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MATERIALS FOR ENERGY CMAST (Computational MAterials Science & Technology) Virtual Lab www.afs.enea.it/project/cmast Computational Materials Science Hydrogen.

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Presentation on theme: "MATERIALS FOR ENERGY CMAST (Computational MAterials Science & Technology) Virtual Lab www.afs.enea.it/project/cmast Computational Materials Science Hydrogen."— Presentation transcript:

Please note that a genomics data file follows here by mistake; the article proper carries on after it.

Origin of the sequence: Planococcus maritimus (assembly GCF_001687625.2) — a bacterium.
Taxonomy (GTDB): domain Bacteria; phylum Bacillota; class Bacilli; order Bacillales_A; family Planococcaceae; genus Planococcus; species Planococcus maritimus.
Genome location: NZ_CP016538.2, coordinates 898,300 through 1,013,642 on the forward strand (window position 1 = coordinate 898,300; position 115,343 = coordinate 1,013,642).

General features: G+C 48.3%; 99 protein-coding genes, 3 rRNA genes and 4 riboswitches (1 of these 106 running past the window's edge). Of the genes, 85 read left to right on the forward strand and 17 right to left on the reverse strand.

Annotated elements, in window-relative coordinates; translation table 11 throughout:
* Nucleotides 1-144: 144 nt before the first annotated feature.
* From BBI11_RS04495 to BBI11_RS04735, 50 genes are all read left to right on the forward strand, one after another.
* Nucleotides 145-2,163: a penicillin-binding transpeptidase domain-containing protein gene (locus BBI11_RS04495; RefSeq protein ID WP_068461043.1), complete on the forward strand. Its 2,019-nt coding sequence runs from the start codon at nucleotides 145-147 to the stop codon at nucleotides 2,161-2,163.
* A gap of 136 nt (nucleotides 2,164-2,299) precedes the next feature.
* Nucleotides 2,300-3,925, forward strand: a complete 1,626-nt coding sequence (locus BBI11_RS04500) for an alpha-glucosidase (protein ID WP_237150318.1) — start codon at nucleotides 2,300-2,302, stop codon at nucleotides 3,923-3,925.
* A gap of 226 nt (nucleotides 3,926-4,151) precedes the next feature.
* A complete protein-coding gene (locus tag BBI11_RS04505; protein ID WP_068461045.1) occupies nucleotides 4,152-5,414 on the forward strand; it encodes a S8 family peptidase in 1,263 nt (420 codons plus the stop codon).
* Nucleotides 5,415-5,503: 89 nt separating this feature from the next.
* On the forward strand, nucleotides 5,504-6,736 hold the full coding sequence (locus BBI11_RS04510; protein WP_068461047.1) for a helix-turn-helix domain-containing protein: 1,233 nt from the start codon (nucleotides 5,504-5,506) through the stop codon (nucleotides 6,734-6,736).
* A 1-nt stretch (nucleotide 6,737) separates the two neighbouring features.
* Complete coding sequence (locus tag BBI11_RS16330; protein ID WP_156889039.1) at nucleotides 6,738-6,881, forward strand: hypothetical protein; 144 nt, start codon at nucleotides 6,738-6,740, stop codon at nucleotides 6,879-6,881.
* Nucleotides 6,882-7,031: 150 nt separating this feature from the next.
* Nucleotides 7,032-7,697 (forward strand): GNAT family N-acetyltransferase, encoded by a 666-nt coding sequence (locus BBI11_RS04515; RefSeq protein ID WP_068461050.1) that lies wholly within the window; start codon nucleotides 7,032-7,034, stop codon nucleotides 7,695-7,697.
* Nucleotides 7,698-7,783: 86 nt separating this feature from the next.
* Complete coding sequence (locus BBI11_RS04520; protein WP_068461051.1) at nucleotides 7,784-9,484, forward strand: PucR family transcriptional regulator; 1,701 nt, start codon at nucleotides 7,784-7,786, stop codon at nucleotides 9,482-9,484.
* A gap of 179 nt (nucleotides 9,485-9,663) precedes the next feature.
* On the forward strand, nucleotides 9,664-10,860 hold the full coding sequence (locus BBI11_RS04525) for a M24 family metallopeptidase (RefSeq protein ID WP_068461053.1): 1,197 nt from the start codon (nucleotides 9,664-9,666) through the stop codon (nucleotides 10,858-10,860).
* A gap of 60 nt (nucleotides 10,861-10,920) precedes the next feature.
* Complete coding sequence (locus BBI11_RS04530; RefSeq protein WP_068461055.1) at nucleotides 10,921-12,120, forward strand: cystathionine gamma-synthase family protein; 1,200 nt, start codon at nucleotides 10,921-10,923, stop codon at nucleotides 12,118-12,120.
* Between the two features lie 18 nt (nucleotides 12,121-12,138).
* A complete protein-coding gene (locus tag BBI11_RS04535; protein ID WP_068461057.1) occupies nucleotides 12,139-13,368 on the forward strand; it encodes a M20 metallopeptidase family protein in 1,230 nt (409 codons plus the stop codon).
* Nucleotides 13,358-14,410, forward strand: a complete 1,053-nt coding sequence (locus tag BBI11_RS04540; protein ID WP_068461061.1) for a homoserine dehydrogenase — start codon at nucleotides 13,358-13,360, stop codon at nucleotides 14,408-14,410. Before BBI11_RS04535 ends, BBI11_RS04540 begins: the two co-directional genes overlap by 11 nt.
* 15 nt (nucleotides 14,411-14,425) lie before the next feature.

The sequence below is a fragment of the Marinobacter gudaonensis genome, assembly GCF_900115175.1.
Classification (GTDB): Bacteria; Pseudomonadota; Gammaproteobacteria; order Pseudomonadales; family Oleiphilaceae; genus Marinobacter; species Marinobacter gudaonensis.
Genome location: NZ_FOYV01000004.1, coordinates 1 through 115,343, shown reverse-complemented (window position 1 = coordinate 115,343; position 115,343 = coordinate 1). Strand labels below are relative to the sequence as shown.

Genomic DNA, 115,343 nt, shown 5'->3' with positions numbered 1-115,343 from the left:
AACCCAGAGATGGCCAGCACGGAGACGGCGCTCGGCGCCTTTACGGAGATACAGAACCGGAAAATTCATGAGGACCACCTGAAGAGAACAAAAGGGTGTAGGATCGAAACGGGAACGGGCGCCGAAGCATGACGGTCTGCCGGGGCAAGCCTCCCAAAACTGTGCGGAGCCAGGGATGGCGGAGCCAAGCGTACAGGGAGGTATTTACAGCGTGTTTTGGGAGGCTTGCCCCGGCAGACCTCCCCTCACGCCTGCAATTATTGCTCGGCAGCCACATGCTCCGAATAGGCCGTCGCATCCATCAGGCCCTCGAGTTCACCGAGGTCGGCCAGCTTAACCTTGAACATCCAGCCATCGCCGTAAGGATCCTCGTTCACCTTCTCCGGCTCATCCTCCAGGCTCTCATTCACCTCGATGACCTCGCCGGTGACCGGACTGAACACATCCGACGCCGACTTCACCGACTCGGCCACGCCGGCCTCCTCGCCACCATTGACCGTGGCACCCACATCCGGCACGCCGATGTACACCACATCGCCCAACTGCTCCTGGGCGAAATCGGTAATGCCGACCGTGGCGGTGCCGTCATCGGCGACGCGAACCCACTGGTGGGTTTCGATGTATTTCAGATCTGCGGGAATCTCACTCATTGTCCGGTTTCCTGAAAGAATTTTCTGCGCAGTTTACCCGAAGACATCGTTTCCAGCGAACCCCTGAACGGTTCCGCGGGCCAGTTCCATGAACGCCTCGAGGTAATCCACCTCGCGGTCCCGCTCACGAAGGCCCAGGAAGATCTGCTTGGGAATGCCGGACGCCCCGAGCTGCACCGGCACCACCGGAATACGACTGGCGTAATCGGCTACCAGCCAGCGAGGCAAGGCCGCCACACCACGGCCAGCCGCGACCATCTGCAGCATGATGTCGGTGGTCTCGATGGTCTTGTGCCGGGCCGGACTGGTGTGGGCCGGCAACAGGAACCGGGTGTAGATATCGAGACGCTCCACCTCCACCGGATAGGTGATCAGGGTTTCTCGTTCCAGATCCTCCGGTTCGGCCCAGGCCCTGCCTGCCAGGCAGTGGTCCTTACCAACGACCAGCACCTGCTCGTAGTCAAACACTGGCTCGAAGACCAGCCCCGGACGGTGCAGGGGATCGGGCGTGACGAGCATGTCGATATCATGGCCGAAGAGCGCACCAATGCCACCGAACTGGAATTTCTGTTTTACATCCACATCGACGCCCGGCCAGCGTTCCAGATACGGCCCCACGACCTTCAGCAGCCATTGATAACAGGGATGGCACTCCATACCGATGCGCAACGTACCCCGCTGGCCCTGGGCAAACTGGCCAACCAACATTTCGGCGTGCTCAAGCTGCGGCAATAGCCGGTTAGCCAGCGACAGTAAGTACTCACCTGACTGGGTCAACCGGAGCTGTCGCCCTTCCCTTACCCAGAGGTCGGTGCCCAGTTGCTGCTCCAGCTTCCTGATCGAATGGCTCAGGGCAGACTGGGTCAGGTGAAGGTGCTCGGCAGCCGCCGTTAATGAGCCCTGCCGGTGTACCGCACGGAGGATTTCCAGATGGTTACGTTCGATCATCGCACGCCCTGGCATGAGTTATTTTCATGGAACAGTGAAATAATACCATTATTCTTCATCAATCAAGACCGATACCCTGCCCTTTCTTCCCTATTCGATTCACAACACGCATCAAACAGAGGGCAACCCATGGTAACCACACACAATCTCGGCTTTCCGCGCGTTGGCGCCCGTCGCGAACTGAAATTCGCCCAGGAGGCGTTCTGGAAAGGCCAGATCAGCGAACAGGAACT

1 MATERIALS FOR ENERGY CMAST (Computational MAterials Science & Technology) Virtual Lab Computational Materials Science Hydrogen storage Projects: AMPEA, Joint Programme on Advanced Materials and Processes for Energy Application (EERA, European Energy Research Alliance) COST Action MP1103: Nanostructured materials for solid-state hydrogen storage (FP7 European cooperation in science and technology ) HYDROSTORE, Industria 2015 “Efficienza energetica” Problem: MgH2 is a very promising material for hydrogen storage but hydrogen desorption has low kinetic and no efficient cycling. Metallic catalysts are used to speed up the desorption process. Open questions: 1)Which are the chemical and physical processes that drive, at the atomic scale, the H desorption? 2)Which is the most efficient catalyst to speed-up the desorption ? Method: Quantum molecular dynamics simulations are used to model an Mg-MgH2 interface to accurately reproduce the hydrogen desorption. The interface is simulated imposing several external temperatures. The model is reliable because the desorption temperature is found in agreement with experiments. Moreover one Mg atom has been substitued by a catalyst (Fe, Pd, Ni, …) and the new desorption temperature is computed. Catalytic effect of intermetallics in the Hydrogen desorption mechanism at the MgH2-Mg interface S. Giusepponi (ENEA), M. Celino (ENEA) Mg MgH2 Mg-MgH2 interface The model interface The model interface with catalyst T= 700 K T= 800 K T= 900 K Blu are Mg atoms. Hydrogen atoms have different colours depending on the distance from the interface. Photovoltaic applications: an European multiscale modeling infrastructure Liquid Projects: SOPHIA - Research Infrastructures for Solar Energy Photovoltaic Power, WP12 (FP7 INFRA ) M. Celino (ENEA) 4-fold coordination 5 -fold coordination 6-7-fold coordination A crystalline amorphous silicon has been heated up from the crystalline phase at low temperature till the melting and above. Rapid quench of the melt produces an amorphous atomic configuration. Amorphous Crystalline Results: 1)Molecular dynamics code and computational platform are available to partners 2)Model of Hydrogenated a-Si has been generated and characterized 3)Electronic DOS, Optical Absorbance and structural information are generated as input for the higher modeling scales. Problem: In Europe it s lacking a common computational platform devoted to modeling in the field of photovoltaic applications. Moreover there is the need to gather in the same infrastructure all the numerical codes and organize them in such a way to simulate real PV systems with the accuratness of atomic scale approaches. Open questions: 1)How to gather all the numerical code in a multiscale fashion to simulate a PV system starting form the atomic scale information ? 2)Which are the software to be developed to exchange informations between two diffent modeling scales ? Method: ENEA is sharing its computational facilities, mainly the CRESCO platform, via Trans National Access mechanism to foreing parteners interested in developing PV studies by using high performance computing platforms. Moreover, quantum molecular dynamics code are available to interested partners. The consortium has chosen Hydrogenated a-Si as test case to the develop the multiscale modeling infrastructure. Quenching Melting Electronic DOS Optical absorbanceStructural information Results: 1)Hydrogen diffusion has been computed 2)The role of catalysts has been understood 3)The most efficient catalyst has been selected. Photovoltaic applications: optical properties of Si(111)2x1 surface isomers C. Violante (Tor Vergata), A. Mosca Conte (Tor Vergata), O. Pulci (Tor Vergata), F. Bechstedt (IFTO, Jena, Germany) Problem: The Si(111)2x1 is one of the most studied surfaces. Its reconstruction is described by the Pandey model with a buckling of the topmost atoms. With relation to the sign of the buckling, there are two slightly different geometric structures (isomers), conventionally named positive buckling and negative buckling. STM measurements suggest that the positive buckling isomer is the stable configuration at room temperature, but a recent work, involving STS measurements, has shown the coexistence of both the isomers, at very low temperature, for highly n-doped Si(111)2x1 specimens. Open questions: 1)Which the stable configuration of the silicon (111) surface ? 2)How the surface configuration affects the optical properties of the material ? Method: Quantum calculation (DFT-LDA) to model the structure. GW to accurately compute the electronic structure and GW to determine the optimal properties with excitonic effects Projects: CLERMONT4 project : “Exciton-polaritons: Physics and Applications “ (EU FP7, Marie Curie program PEOPLE). Positive buckling Negative buckling Results: 1)The two isomers are both energetic stable local minima, almost degenerate in energy and separated by an energetic barrier 2)Differences in electronic structure and optical properties are evidenced: the RAS (reverse anisotropy spectroscopy) peak of the negatvie buckling isomer is more intense and redshifted by eV with respect to positive buckling. EXP 0.47eV EXP 0.83eV Band structures optical properties The surface can be further functionalized.


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